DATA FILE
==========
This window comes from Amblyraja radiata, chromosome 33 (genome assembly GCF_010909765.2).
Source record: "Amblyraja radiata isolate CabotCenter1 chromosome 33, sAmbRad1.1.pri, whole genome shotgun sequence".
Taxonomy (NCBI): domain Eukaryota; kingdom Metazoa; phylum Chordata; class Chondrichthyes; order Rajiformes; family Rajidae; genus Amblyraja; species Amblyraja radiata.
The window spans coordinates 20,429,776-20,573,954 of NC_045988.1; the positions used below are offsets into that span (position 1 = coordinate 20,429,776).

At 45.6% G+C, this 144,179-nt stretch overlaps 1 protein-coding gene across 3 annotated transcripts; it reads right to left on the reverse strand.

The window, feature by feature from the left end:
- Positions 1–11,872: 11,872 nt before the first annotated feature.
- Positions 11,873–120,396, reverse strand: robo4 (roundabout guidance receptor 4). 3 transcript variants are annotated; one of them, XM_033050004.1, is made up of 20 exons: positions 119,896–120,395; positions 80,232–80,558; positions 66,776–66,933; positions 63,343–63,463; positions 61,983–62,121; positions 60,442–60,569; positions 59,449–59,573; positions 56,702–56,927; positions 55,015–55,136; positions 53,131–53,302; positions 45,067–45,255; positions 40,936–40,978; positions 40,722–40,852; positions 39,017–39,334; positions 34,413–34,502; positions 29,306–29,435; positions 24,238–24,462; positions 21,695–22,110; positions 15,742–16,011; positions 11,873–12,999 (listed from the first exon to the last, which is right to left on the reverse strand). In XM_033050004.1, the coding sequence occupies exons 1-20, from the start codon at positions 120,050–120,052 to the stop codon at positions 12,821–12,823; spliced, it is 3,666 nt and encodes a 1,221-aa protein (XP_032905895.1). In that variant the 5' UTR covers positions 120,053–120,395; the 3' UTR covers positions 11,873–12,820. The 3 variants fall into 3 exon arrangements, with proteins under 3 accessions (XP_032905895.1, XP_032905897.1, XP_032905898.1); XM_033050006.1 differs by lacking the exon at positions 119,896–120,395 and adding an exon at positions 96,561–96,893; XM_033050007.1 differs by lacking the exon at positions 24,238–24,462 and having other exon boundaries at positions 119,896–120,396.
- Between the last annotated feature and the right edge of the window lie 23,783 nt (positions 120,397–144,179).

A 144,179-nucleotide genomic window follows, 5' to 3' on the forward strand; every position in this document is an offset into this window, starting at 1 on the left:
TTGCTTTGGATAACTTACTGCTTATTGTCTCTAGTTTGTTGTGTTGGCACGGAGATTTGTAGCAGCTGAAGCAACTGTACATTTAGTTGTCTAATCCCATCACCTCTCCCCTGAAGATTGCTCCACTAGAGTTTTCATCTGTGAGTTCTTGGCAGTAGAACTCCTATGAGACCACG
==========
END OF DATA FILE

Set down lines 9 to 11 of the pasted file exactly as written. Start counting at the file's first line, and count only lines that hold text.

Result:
- Between the last annotated feature and the right edge of the window lie 23,783 nt (positions 120,397–144,179).

A 144,179-nucleotide genomic window follows, 5' to 3' on the forward strand; every position in this document is an offset into this window, starting at 1 on the left:
TTGCTTTGGATAACTTACTGCTTATTGTCTCTAGTTTGTTGTGTTGGCACGGAGATTTGTAGCAGCTGAAGCAACTGTACATTTAGTTGTCTAATCCCATCACCTCTCCCCTGAAGATTGCTCCACTAGAGTTTTCATCTGTGAGTTCTTGGCAGTAGAACTCCTATGAGACCACG